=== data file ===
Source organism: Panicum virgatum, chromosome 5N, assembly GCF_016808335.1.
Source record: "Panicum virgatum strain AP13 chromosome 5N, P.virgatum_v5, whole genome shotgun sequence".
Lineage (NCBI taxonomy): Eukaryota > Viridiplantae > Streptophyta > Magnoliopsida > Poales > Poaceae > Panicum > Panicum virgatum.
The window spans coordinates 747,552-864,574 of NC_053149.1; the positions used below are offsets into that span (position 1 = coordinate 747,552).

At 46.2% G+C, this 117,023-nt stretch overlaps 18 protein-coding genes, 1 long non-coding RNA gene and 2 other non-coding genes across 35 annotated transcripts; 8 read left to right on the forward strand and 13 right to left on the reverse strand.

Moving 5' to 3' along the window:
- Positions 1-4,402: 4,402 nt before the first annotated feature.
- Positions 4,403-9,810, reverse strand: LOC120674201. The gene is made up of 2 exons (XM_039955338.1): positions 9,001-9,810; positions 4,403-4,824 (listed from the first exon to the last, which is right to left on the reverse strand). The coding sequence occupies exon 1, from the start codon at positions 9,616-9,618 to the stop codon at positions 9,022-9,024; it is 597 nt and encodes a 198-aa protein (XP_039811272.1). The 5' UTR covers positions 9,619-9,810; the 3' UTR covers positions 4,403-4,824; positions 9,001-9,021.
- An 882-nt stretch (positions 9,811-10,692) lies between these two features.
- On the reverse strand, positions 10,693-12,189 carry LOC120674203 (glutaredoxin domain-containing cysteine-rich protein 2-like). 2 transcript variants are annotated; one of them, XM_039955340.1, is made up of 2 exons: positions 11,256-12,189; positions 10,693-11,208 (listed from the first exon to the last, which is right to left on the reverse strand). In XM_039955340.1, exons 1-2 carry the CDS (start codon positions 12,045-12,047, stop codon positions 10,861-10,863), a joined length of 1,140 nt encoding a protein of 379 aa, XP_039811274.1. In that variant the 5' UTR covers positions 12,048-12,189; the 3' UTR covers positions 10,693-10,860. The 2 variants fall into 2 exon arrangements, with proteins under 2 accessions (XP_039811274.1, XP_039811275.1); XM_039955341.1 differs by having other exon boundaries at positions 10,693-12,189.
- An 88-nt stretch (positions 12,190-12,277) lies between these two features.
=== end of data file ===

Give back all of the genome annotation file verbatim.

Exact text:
Source organism: Panicum virgatum, chromosome 5N, assembly GCF_016808335.1.
Source record: "Panicum virgatum strain AP13 chromosome 5N, P.virgatum_v5, whole genome shotgun sequence".
Lineage (NCBI taxonomy): Eukaryota > Viridiplantae > Streptophyta > Magnoliopsida > Poales > Poaceae > Panicum > Panicum virgatum.
The window spans coordinates 747,552-864,574 of NC_053149.1; the positions used below are offsets into that span (position 1 = coordinate 747,552).

At 46.2% G+C, this 117,023-nt stretch overlaps 18 protein-coding genes, 1 long non-coding RNA gene and 2 other non-coding genes across 35 annotated transcripts; 8 read left to right on the forward strand and 13 right to left on the reverse strand.

Moving 5' to 3' along the window:
- Positions 1-4,402: 4,402 nt before the first annotated feature.
- Positions 4,403-9,810, reverse strand: LOC120674201. The gene is made up of 2 exons (XM_039955338.1): positions 9,001-9,810; positions 4,403-4,824 (listed from the first exon to the last, which is right to left on the reverse strand). The coding sequence occupies exon 1, from the start codon at positions 9,616-9,618 to the stop codon at positions 9,022-9,024; it is 597 nt and encodes a 198-aa protein (XP_039811272.1). The 5' UTR covers positions 9,619-9,810; the 3' UTR covers positions 4,403-4,824; positions 9,001-9,021.
- An 882-nt stretch (positions 9,811-10,692) lies between these two features.
- On the reverse strand, positions 10,693-12,189 carry LOC120674203 (glutaredoxin domain-containing cysteine-rich protein 2-like). 2 transcript variants are annotated; one of them, XM_039955340.1, is made up of 2 exons: positions 11,256-12,189; positions 10,693-11,208 (listed from the first exon to the last, which is right to left on the reverse strand). In XM_039955340.1, exons 1-2 carry the CDS (start codon positions 12,045-12,047, stop codon positions 10,861-10,863), a joined length of 1,140 nt encoding a protein of 379 aa, XP_039811274.1. In that variant the 5' UTR covers positions 12,048-12,189; the 3' UTR covers positions 10,693-10,860. The 2 variants fall into 2 exon arrangements, with proteins under 2 accessions (XP_039811274.1, XP_039811275.1); XM_039955341.1 differs by having other exon boundaries at positions 10,693-12,189.
- An 88-nt stretch (positions 12,190-12,277) lies between these two features.